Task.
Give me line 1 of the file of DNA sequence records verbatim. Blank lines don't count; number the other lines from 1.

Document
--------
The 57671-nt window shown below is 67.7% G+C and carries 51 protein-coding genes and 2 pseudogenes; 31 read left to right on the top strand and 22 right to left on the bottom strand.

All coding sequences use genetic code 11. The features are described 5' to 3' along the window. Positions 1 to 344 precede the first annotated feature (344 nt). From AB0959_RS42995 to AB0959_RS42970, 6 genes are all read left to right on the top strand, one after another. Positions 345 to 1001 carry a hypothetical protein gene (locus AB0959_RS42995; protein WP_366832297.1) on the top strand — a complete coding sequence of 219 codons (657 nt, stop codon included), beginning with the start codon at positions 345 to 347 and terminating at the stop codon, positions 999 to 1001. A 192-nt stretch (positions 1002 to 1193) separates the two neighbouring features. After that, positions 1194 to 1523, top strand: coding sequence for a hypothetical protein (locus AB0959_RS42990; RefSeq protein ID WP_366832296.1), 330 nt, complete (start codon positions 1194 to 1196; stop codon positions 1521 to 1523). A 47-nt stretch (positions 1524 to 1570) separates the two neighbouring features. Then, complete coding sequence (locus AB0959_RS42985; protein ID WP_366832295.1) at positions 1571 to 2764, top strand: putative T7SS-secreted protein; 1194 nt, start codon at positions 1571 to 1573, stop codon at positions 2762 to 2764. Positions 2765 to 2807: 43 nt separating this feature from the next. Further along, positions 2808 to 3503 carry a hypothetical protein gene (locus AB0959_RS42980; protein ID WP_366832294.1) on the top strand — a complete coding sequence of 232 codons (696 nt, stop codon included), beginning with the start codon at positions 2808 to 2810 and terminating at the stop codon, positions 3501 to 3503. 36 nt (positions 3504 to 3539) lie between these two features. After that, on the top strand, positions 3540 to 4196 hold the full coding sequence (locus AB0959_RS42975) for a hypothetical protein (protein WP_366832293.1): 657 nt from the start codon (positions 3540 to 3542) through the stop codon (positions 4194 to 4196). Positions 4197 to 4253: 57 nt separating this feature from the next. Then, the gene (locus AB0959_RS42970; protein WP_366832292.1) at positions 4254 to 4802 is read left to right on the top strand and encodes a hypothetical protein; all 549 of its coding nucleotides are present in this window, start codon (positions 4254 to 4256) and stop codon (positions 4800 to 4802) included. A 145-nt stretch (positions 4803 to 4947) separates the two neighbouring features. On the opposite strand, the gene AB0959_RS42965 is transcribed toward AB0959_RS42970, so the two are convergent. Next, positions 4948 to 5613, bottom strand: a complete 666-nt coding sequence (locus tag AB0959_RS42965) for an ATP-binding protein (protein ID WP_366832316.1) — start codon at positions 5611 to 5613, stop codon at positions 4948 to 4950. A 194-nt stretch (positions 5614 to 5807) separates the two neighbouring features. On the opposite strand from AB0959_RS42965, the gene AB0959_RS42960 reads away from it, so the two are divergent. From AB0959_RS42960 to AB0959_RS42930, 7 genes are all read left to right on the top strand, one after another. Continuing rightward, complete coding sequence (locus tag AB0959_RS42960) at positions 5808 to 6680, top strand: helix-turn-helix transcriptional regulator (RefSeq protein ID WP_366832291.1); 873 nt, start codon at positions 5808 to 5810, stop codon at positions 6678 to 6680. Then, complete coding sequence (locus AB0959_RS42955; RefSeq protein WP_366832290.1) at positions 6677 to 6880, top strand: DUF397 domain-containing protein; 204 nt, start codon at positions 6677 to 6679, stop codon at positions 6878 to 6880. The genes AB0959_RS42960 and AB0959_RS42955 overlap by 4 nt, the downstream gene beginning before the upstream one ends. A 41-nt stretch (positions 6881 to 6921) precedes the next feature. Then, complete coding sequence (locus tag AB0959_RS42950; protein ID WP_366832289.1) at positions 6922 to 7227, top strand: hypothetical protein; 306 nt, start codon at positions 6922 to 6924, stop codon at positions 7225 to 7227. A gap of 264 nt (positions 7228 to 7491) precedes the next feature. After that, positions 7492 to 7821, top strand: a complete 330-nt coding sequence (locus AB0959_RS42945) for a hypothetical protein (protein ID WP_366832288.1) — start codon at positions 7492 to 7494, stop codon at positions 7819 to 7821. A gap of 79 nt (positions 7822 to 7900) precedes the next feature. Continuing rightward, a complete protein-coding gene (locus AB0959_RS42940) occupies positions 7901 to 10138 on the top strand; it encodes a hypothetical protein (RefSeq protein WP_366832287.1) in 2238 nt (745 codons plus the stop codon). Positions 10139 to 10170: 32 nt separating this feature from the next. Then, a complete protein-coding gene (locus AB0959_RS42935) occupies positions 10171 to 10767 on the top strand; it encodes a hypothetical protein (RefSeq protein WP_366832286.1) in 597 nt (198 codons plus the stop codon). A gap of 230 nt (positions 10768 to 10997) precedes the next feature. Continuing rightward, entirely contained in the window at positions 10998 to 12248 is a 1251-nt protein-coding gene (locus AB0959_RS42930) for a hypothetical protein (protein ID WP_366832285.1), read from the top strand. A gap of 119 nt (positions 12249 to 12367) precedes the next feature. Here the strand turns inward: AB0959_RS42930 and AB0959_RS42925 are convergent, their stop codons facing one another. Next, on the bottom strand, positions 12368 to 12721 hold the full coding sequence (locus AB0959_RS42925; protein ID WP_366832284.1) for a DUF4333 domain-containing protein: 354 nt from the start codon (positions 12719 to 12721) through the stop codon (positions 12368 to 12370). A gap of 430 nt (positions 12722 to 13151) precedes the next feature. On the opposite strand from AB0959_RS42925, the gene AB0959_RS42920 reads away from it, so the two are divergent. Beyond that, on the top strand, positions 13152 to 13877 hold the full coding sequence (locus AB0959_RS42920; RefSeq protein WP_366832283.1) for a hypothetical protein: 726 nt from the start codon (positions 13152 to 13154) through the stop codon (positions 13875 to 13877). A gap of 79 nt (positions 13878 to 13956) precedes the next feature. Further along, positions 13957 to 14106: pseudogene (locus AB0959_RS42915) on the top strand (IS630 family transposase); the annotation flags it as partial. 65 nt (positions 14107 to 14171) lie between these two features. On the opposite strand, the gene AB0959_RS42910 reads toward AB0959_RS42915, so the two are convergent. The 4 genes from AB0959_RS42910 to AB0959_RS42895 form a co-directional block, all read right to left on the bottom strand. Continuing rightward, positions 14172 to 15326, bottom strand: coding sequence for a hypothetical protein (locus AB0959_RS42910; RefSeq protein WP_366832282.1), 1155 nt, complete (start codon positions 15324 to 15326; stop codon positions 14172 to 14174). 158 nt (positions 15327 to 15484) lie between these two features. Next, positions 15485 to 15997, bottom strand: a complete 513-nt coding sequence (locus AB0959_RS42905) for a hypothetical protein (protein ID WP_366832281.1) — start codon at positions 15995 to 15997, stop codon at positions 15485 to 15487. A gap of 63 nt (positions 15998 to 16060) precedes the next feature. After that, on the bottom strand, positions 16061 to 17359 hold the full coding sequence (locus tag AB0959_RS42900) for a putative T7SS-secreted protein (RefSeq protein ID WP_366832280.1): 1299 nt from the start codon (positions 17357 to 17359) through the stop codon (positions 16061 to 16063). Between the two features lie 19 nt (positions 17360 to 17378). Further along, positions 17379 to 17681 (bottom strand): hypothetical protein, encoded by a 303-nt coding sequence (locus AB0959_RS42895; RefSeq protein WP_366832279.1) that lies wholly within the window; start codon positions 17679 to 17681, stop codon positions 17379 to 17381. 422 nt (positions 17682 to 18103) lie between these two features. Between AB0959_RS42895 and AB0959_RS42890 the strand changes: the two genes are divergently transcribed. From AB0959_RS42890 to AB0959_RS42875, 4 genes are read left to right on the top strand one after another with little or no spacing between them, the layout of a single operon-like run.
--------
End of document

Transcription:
The 57671-nt window shown below is 67.7% G+C and carries 51 protein-coding genes and 2 pseudogenes; 31 read left to right on the top strand and 22 right to left on the bottom strand.